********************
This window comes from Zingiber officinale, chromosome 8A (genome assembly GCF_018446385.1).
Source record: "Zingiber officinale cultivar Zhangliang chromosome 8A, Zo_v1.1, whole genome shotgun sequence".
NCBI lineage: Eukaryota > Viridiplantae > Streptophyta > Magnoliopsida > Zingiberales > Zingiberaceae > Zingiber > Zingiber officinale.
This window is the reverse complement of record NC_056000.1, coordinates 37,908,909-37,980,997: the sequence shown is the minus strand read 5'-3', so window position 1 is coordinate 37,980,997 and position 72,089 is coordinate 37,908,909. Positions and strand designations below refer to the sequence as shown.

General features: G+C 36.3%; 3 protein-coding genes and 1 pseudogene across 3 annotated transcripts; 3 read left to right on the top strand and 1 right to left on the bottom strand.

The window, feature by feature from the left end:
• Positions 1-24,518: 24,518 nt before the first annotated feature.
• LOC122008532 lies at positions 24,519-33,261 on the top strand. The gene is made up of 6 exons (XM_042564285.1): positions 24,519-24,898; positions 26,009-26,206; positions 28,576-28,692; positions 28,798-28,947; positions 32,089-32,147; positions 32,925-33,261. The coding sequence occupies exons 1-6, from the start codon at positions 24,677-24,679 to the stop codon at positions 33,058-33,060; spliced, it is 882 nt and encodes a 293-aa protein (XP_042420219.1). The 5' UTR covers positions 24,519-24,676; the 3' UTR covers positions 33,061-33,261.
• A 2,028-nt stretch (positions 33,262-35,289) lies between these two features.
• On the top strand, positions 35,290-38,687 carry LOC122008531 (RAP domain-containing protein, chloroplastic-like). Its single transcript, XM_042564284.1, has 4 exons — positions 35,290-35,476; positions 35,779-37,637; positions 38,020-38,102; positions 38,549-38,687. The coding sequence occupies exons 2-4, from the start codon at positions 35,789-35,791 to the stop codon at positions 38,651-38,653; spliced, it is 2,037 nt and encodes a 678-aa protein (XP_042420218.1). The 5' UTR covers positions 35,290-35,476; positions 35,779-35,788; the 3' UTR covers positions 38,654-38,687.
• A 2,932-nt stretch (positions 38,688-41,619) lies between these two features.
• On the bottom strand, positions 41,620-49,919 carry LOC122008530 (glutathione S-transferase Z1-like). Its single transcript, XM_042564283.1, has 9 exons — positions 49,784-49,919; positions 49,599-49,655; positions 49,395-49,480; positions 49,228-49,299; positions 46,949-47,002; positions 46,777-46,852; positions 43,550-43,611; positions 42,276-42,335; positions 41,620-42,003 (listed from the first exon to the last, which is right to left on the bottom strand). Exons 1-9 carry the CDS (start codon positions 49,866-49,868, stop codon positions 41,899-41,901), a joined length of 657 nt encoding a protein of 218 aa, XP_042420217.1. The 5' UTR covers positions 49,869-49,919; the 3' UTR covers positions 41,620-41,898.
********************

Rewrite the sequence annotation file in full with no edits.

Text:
This window comes from Zingiber officinale, chromosome 8A (genome assembly GCF_018446385.1).
Source record: "Zingiber officinale cultivar Zhangliang chromosome 8A, Zo_v1.1, whole genome shotgun sequence".
NCBI lineage: Eukaryota > Viridiplantae > Streptophyta > Magnoliopsida > Zingiberales > Zingiberaceae > Zingiber > Zingiber officinale.
This window is the reverse complement of record NC_056000.1, coordinates 37,908,909-37,980,997: the sequence shown is the minus strand read 5'-3', so window position 1 is coordinate 37,980,997 and position 72,089 is coordinate 37,908,909. Positions and strand designations below refer to the sequence as shown.

General features: G+C 36.3%; 3 protein-coding genes and 1 pseudogene across 3 annotated transcripts; 3 read left to right on the top strand and 1 right to left on the bottom strand.

The window, feature by feature from the left end:
• Positions 1-24,518: 24,518 nt before the first annotated feature.
• LOC122008532 lies at positions 24,519-33,261 on the top strand. The gene is made up of 6 exons (XM_042564285.1): positions 24,519-24,898; positions 26,009-26,206; positions 28,576-28,692; positions 28,798-28,947; positions 32,089-32,147; positions 32,925-33,261. The coding sequence occupies exons 1-6, from the start codon at positions 24,677-24,679 to the stop codon at positions 33,058-33,060; spliced, it is 882 nt and encodes a 293-aa protein (XP_042420219.1). The 5' UTR covers positions 24,519-24,676; the 3' UTR covers positions 33,061-33,261.
• A 2,028-nt stretch (positions 33,262-35,289) lies between these two features.
• On the top strand, positions 35,290-38,687 carry LOC122008531 (RAP domain-containing protein, chloroplastic-like). Its single transcript, XM_042564284.1, has 4 exons — positions 35,290-35,476; positions 35,779-37,637; positions 38,020-38,102; positions 38,549-38,687. The coding sequence occupies exons 2-4, from the start codon at positions 35,789-35,791 to the stop codon at positions 38,651-38,653; spliced, it is 2,037 nt and encodes a 678-aa protein (XP_042420218.1). The 5' UTR covers positions 35,290-35,476; positions 35,779-35,788; the 3' UTR covers positions 38,654-38,687.
• A 2,932-nt stretch (positions 38,688-41,619) lies between these two features.
• On the bottom strand, positions 41,620-49,919 carry LOC122008530 (glutathione S-transferase Z1-like). Its single transcript, XM_042564283.1, has 9 exons — positions 49,784-49,919; positions 49,599-49,655; positions 49,395-49,480; positions 49,228-49,299; positions 46,949-47,002; positions 46,777-46,852; positions 43,550-43,611; positions 42,276-42,335; positions 41,620-42,003 (listed from the first exon to the last, which is right to left on the bottom strand). Exons 1-9 carry the CDS (start codon positions 49,866-49,868, stop codon positions 41,899-41,901), a joined length of 657 nt encoding a protein of 218 aa, XP_042420217.1. The 5' UTR covers positions 49,869-49,919; the 3' UTR covers positions 41,620-41,898.